Unidad Laboral v. Hospital De Damas, Inc., 171 F. Supp. 2d 38 (D.P.R. 2001)
October 25, 2001
HOSPITAL DE DAMAS, INC., Defendants.
United States District Court, D. Puerto Rico.
*39 Carlos M. Ortiz-Velázquez, San Juan, P.R., for Plaintiffs.
*40 Jorge P. Sala, Ponce, P.R., for Defendants.
OPINION AND ORDER
CASELLAS, District Judge.
This action involves Gladys Velez Olivari's ("Plaintiff") challenge to the validity of an arbitration award sustaining Hospital de Damas' ("Defendant") decision to terminate her employment for chronic absenteeism, low productivity and negative attitudes toward co-workers and patients.
This case was originally filed in the Court of First Instance San Juan Part, and was properly removed by Defendant pursuant to 28 U.S.C. § 1441(a). (Docket # 4). Defendant invoked federal jurisdiction pursuant to section 301 of the Labor Management Relations Act, 29 U.S.C. § 185, inasmuch as this is an action to review an arbitration award issued under the terms of a collective bargaining agreement between the Plaintiff and Defendant.
The parties having submitted legal memoranda on the issues presented (Docket ## 12 & 13), this case is ready for disposition. For the reasons set forth below, Plaintiff's request to set aside the arbitrator's decision is DENIED and the above-captioned matter is DISMISSED WITH PREJUDICE.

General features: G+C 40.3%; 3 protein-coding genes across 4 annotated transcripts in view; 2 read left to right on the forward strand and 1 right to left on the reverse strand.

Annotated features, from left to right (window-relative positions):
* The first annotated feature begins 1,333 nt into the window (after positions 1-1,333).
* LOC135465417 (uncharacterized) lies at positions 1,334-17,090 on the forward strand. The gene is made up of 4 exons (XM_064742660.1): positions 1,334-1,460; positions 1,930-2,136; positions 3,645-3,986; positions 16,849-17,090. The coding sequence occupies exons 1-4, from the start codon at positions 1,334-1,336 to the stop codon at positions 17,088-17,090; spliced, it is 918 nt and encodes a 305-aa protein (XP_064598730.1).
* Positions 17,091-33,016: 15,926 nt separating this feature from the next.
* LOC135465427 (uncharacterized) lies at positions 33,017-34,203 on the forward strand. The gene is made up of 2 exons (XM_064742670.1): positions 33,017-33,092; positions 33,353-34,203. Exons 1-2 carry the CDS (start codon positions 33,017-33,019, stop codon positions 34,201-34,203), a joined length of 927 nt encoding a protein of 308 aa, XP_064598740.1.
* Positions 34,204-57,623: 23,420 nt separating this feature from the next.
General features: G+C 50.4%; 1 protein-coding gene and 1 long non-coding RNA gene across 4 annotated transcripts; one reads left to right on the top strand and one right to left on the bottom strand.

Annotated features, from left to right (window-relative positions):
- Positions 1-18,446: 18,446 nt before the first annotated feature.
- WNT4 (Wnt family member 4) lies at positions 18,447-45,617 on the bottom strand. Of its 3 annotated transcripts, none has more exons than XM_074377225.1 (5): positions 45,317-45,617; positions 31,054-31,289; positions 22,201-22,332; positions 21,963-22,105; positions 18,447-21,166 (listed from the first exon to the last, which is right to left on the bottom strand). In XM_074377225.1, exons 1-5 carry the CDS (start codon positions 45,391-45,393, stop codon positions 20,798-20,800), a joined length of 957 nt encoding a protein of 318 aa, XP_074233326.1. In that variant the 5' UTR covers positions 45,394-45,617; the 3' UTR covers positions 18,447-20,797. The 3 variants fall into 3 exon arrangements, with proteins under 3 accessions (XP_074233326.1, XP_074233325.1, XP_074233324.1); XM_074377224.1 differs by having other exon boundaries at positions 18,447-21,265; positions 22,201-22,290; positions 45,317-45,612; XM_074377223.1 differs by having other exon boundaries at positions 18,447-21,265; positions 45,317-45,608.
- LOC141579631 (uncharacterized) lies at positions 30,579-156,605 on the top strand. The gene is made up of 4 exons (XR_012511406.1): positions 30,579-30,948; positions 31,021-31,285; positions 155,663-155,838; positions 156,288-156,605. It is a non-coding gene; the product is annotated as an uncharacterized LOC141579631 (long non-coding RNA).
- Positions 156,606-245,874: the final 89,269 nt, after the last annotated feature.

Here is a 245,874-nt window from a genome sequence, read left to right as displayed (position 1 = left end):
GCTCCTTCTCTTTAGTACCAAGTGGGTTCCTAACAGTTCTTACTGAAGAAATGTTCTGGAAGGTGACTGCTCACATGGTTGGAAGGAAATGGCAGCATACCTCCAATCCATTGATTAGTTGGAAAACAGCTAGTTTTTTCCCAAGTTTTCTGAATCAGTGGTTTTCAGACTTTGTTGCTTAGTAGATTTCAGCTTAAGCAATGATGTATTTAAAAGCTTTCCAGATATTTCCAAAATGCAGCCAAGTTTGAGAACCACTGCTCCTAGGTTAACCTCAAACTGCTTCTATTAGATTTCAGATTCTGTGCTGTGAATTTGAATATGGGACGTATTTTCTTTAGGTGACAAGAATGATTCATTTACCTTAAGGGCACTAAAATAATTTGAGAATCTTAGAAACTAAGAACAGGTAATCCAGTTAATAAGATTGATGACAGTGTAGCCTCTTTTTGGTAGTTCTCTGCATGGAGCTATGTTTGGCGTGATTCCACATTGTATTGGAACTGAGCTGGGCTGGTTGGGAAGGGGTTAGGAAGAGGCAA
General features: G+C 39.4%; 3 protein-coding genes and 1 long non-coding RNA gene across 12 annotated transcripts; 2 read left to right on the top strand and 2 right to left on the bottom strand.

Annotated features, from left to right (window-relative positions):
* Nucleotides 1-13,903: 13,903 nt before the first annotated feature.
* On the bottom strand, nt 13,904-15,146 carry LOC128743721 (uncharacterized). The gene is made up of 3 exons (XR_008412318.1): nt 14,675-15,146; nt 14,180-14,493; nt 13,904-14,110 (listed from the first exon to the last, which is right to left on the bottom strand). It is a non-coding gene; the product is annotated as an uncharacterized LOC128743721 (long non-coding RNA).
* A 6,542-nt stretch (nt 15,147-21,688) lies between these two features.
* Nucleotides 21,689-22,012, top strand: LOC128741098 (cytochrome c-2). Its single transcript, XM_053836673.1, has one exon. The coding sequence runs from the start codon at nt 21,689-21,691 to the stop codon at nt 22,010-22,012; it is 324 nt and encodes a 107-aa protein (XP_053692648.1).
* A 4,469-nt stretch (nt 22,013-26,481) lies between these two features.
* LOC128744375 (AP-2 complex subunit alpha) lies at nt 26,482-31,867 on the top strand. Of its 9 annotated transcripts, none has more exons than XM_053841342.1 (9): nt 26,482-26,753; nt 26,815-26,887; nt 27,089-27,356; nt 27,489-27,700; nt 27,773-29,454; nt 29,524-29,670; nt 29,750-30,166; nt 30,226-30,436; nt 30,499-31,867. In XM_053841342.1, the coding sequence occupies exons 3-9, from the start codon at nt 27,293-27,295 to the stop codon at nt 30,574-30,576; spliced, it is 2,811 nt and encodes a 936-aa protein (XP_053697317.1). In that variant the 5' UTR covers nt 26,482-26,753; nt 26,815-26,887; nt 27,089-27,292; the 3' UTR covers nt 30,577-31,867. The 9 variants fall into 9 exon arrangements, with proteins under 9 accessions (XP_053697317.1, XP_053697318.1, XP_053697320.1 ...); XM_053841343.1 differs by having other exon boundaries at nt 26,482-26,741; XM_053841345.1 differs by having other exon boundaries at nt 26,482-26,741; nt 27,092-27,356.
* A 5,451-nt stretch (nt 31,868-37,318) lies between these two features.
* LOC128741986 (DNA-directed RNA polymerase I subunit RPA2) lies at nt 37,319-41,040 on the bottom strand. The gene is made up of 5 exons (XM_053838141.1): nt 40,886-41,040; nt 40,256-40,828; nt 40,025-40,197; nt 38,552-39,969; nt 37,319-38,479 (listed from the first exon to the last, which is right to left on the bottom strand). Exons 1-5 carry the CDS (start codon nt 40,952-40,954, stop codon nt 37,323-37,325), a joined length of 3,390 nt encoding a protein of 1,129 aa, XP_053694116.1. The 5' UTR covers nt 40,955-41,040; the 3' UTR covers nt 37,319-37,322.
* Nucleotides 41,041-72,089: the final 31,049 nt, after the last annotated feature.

A. Plaintiff's Case
Plaintiff worked for Defendant for twenty-three years in various departments. Her employment at Hospital de Damas concluded with a term in the Pre-Admissions Department from 1990 until August 14, 1998, when she was discharged for chronic absenteeism, low productivity and negative attitude toward co-workers and patients.
According to Defendant, Plaintiff had a long history of warnings and suspensions from as far back as 1995. These measures were taken to counter Plaintiff's frequent absences from work. In addition, Defendant claimed that Plaintiff's productivity suffered in 1998, and that her attitude was less than desirable. Plaintiff, on the other hand, claimed that her absenteeism was justified by citing health concerns, and the fact that she would call to notify her absences and, on occasion, submit medical certificates. Plaintiff also established that she had chronic Hepatitis "C," and argued that the secondary effects of the medications caused irritation, malaise, pain and anemia. Plaintiff maintained that her dismissal was unfair and discriminatory, and requested reinstatement from the arbitrator.
B. The Arbitrator's Decision
On October 19, 2001 Arbitrator Radames Jordan Ortiz issued his decision in the grievance filed by Plaintiff's union against her employer Hospital de Damas. (Docket # 1, app. 1) The grievance was filed under the procedures outlined in the Collective Bargaining Agreement between Hospital de Damas and the union representing Plaintiff and her co-workers. On December 15, 1998 an arbitration hearing was convened to resolve the dispute. Following the hearing, the parties were granted until February 16, 1999 to submit simultaneous allegation briefs. When the briefs were received, the case was submitted for adjudication. After considering the evidence and the parties' arguments, the arbitrator concluded that "there is no legal or justifiable manner in which one may label the dismissal as unfair or discriminatory so as to be able to amend or revoke it." (Docket # 1, app. 1 at p. 9).
C. Standard of Review